• The Algebra of Infinite Justice September 29, (2001) [5].
  • People rarely win wars, governments rarely lose them. People get killed.
    • Why America must stop the war now (23 October 2001) [6].

The God of Small Things (1997)Edit

These are only a few samples, for more from this work, see the page for The God of Small Things
  • A Novel:
  • The story of the tragic decline of an Indian family whose members suffer the terrible consequences of forbidden love, The God of Small Things is set in the state of Kerala, on the southernmost tip of India.
  • In those early amorphous years of life, when memory had only just begun, when life was full of Beginnings and no Ends, and everything was Forever ...
  • … the secret of the Great Stories is that they have no secrets. The Great Stories are the ones you have heard and want to hear again. The ones you can enter anywhere and inhabit comfortably. They don't deceive you with thrills and trick endings. They don't surprise you with the unforeseen.. They are as familiar as the house you live in. Or the smell of your lover's skin. You know how they end yet you listen as though you don't. In the way that you know that one day you will die, you live as though you won't. In the Great Stories you know who lives, who dies, who finds love, who doesn't. And yet you want to know again. That is their mystery and their magic. ...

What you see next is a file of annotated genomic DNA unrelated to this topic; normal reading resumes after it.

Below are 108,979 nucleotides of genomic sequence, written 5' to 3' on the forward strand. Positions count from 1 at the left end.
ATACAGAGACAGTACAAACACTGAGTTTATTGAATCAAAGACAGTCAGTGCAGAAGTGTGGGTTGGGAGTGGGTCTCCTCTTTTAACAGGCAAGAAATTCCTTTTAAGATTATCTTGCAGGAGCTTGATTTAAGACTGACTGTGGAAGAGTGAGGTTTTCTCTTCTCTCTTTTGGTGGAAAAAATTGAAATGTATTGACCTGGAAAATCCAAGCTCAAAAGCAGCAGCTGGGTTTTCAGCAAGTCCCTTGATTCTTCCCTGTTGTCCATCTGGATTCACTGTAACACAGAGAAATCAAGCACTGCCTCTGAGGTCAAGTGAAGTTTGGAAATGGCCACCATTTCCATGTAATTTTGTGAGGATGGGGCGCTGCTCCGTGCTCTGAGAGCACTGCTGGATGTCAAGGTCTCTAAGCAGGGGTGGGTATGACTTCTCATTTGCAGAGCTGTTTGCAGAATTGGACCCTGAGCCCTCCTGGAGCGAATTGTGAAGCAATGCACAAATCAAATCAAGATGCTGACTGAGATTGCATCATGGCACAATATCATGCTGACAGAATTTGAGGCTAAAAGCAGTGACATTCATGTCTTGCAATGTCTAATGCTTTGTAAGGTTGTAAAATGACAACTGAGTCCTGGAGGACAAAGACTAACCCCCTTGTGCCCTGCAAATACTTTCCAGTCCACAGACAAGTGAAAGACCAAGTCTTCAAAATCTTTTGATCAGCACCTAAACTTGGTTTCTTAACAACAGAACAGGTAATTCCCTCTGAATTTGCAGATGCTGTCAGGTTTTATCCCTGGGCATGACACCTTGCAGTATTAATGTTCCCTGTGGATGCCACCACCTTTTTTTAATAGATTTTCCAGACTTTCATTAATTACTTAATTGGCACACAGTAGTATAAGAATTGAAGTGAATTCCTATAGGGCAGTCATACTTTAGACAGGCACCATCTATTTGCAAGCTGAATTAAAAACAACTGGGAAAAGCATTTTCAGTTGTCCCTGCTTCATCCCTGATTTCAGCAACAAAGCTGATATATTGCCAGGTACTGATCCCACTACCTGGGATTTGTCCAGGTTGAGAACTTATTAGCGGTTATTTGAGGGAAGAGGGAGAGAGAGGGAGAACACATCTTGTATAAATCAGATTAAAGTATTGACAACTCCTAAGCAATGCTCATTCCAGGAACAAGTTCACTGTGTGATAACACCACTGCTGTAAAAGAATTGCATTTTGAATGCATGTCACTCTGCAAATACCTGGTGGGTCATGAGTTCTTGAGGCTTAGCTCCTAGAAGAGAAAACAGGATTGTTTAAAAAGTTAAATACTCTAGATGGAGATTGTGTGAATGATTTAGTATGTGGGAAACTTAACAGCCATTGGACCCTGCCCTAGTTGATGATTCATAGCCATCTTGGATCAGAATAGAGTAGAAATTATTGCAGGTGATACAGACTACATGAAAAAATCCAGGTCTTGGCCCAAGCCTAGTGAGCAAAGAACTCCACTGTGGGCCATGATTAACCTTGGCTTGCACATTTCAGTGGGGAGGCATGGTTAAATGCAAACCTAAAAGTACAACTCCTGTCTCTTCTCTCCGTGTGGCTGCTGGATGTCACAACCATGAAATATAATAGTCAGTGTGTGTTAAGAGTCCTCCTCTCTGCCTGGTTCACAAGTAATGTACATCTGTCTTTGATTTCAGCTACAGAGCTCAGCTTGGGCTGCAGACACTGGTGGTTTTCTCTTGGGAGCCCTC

• Her own grief grieved her. His devastated her. (On Sophie Mol's death, describing Mamachi's grief, and Chacko's).
  • Ammu explained to Estha and Rahel that people always loved best what they Identified most with.
    • (page 98).
  • They all crossed into forbidden territory. They all tampered with the laws that lay down who should be loved, and how. And how much.
  • Kochu Maria watched with her cake-crumbs.
    The Fond Smiles watched Fondly.
    Little Girls Playing.
    One beach-coloured.
    One brown.
    One Loved.
    One Loved a Little Less.
    • (page 186).
  • Ammu had an elaborate Calcutta wedding. Later, looking back on the day, Ammu realized that the slightest feverish glitter in her bridegroom's eyes had not been love, or even excitement at the prospect of carnal bliss, but approximately eight large pegs of whiskey. Straight. Neat.
  • Humbling was a nice word, Rahel thought. Humbling along without a care in the world.
  • She wondered what had caused the bald pilgrims to vomit so uniformly, and whether they had vomited together in a single, well-orchestrated heave (to music perhaps, to the rhythm of a bus bhajan), or separately, one at a time.